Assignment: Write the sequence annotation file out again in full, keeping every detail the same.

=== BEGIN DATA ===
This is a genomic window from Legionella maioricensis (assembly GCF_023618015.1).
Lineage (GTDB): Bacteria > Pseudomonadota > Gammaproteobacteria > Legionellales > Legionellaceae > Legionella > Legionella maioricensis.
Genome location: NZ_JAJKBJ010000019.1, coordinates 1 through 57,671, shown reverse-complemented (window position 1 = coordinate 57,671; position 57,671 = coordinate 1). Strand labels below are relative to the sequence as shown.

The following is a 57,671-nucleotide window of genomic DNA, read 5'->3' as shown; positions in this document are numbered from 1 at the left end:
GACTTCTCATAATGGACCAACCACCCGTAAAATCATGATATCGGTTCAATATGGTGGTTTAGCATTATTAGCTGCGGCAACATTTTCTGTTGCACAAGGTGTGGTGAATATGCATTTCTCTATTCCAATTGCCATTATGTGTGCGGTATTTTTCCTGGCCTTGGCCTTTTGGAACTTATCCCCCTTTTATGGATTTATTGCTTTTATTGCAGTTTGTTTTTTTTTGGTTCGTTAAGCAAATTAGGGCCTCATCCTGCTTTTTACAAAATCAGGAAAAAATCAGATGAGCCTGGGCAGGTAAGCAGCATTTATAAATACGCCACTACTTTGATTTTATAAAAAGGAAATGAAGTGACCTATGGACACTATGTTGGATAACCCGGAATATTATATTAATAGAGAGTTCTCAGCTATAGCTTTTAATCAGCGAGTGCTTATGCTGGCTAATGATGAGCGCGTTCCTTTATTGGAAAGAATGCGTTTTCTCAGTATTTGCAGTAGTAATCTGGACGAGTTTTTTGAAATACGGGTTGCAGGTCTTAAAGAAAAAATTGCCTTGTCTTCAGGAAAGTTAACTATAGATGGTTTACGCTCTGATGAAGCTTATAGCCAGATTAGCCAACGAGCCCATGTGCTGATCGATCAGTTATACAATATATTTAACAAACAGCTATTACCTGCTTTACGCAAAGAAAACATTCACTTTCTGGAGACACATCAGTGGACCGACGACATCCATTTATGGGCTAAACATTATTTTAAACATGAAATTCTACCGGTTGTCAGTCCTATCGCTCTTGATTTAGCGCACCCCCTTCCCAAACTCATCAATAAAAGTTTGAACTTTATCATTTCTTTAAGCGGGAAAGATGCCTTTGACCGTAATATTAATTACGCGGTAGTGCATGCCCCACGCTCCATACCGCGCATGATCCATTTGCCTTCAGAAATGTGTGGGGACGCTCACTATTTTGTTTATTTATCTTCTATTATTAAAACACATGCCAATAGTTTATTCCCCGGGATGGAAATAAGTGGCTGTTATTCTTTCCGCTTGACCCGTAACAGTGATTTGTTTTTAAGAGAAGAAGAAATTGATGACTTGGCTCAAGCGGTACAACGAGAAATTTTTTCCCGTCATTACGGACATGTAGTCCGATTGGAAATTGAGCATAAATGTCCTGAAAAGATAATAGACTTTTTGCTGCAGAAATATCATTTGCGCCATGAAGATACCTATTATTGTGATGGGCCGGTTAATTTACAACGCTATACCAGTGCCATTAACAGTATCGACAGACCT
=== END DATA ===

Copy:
This is a genomic window from Legionella maioricensis (assembly GCF_023618015.1).
Lineage (GTDB): Bacteria > Pseudomonadota > Gammaproteobacteria > Legionellales > Legionellaceae > Legionella > Legionella maioricensis.
Genome location: NZ_JAJKBJ010000019.1, coordinates 1 through 57,671, shown reverse-complemented (window position 1 = coordinate 57,671; position 57,671 = coordinate 1). Strand labels below are relative to the sequence as shown.

The following is a 57,671-nucleotide window of genomic DNA, read 5'->3' as shown; positions in this document are numbered from 1 at the left end:
GACTTCTCATAATGGACCAACCACCCGTAAAATCATGATATCGGTTCAATATGGTGGTTTAGCATTATTAGCTGCGGCAACATTTTCTGTTGCACAAGGTGTGGTGAATATGCATTTCTCTATTCCAATTGCCATTATGTGTGCGGTATTTTTCCTGGCCTTGGCCTTTTGGAACTTATCCCCCTTTTATGGATTTATTGCTTTTATTGCAGTTTGTTTTTTTTTGGTTCGTTAAGCAAATTAGGGCCTCATCCTGCTTTTTACAAAATCAGGAAAAAATCAGATGAGCCTGGGCAGGTAAGCAGCATTTATAAATACGCCACTACTTTGATTTTATAAAAAGGAAATGAAGTGACCTATGGACACTATGTTGGATAACCCGGAATATTATATTAATAGAGAGTTCTCAGCTATAGCTTTTAATCAGCGAGTGCTTATGCTGGCTAATGATGAGCGCGTTCCTTTATTGGAAAGAATGCGTTTTCTCAGTATTTGCAGTAGTAATCTGGACGAGTTTTTTGAAATACGGGTTGCAGGTCTTAAAGAAAAAATTGCCTTGTCTTCAGGAAAGTTAACTATAGATGGTTTACGCTCTGATGAAGCTTATAGCCAGATTAGCCAACGAGCCCATGTGCTGATCGATCAGTTATACAATATATTTAACAAACAGCTATTACCTGCTTTACGCAAAGAAAACATTCACTTTCTGGAGACACATCAGTGGACCGACGACATCCATTTATGGGCTAAACATTATTTTAAACATGAAATTCTACCGGTTGTCAGTCCTATCGCTCTTGATTTAGCGCACCCCCTTCCCAAACTCATCAATAAAAGTTTGAACTTTATCATTTCTTTAAGCGGGAAAGATGCCTTTGACCGTAATATTAATTACGCGGTAGTGCATGCCCCACGCTCCATACCGCGCATGATCCATTTGCCTTCAGAAATGTGTGGGGACGCTCACTATTTTGTTTATTTATCTTCTATTATTAAAACACATGCCAATAGTTTATTCCCCGGGATGGAAATAAGTGGCTGTTATTCTTTCCGCTTGACCCGTAACAGTGATTTGTTTTTAAGAGAAGAAGAAATTGATGACTTGGCTCAAGCGGTACAACGAGAAATTTTTTCCCGTCATTACGGACATGTAGTCCGATTGGAAATTGAGCATAAATGTCCTGAAAAGATAATAGACTTTTTGCTGCAGAAATATCATTTGCGCCATGAAGATACCTATTATTGTGATGGGCCGGTTAATTTACAACGCTATACCAGTGCCATTAACAGTATCGACAGACCT